Some go after the simplistic answers, such as the teachers and administrators are a bunch of racists. If this is true, then why do black students underperform in schools and districts where the teachers and administrators are almost all black? Others say that it is because black students attend schools that don't get as much funding. The schools in Washington D.C. spend somewhere around $12,000 dollars per student - the highest per-student amount in the country, yet black students in D.C. produce some of the worst test scores in the nation. Others posit that black students are not as intelligent as students of other races. Hogwash! When you get the time, read the account Dr. Thomas Sowell (the most intelligent man I know of - and he's black thank you very much) wrote about the all-black Dunbar High School in Washington D.C. During the 19th and early 20th century, Dunbar High consistently outperformed two of the three all-white high schools in the nation's capital. Even today, there are public schools all over the country that sport almost total poor minority populations, and yet the students succeed.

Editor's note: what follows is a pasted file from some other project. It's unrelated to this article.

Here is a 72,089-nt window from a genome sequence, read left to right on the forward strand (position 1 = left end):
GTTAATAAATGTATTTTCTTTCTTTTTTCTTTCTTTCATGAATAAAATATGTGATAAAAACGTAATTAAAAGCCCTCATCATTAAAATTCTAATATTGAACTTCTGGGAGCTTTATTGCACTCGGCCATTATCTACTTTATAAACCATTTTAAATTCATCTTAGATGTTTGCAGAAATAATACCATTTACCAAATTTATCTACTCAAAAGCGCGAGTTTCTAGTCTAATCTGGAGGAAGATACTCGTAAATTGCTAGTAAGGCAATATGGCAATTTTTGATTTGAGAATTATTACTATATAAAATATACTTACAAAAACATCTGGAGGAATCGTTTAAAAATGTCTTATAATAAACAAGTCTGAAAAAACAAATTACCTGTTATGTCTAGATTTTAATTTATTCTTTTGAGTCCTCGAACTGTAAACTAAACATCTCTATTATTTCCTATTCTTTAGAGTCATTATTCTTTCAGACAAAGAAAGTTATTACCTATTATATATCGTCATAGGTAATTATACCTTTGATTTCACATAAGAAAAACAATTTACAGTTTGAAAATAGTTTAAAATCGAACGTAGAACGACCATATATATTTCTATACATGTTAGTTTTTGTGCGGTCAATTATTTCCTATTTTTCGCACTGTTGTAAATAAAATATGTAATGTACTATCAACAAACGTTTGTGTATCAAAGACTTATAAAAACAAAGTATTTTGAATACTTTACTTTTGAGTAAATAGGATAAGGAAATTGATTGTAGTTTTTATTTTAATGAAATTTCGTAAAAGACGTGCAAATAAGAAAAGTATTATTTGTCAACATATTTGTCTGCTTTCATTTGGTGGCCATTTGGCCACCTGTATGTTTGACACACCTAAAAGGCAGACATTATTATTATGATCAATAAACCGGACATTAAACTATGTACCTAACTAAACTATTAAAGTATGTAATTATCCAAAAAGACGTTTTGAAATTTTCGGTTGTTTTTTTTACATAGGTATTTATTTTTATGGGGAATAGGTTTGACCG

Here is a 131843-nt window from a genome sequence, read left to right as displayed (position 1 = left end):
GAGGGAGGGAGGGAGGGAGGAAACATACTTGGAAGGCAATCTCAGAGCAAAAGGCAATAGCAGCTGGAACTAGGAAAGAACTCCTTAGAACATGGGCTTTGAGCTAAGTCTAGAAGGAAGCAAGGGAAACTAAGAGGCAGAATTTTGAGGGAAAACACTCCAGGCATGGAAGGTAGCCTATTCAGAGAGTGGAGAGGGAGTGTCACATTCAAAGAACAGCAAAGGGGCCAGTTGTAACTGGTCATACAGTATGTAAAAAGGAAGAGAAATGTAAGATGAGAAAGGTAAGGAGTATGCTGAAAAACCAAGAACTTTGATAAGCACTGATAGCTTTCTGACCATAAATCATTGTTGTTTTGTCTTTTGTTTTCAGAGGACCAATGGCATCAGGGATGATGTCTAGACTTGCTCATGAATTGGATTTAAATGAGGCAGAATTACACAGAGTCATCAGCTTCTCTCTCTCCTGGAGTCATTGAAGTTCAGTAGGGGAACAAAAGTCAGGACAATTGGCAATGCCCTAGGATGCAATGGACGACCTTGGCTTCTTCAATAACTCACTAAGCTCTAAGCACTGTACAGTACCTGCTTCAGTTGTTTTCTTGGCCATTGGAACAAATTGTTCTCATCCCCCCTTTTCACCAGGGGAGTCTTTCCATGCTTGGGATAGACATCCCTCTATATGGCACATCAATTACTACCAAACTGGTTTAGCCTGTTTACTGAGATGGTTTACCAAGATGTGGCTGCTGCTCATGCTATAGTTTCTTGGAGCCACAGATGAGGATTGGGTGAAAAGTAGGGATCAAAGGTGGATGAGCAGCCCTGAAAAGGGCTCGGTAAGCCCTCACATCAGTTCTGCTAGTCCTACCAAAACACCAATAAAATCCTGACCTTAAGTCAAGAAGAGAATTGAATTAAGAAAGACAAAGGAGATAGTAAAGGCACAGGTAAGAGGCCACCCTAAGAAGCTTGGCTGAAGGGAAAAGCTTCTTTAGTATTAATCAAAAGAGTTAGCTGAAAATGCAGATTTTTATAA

Unfortunately, these schools are diamonds in the rough. By and large, schools with a student body that is poor and minority are doing horribly, and too many schools that are well-off and minority aren't doing nearly as well as they should. Read the famous study by the late Berkeley anthropologist, John Ogbu, who found that black students in an upper-class Ohio high school were outperformed by the lower-class white students in the same school district. Ogbu and other researchers have observed an "oppositional peer culture" that tends to marginalize, mock, and shun black students who "act too white." There is much controversy about this "acting white" phenomenon, and many educational researchers swear up and down that it does not exist, but too many teachers, students, and other researchers have seen it with their own eyes. Dr. Ogbu was savaged by critics of his study, but their criticism was mostly of the "How dare you bring this light" or "How dare you blame the victim" variety, rather than "your methods were flawed."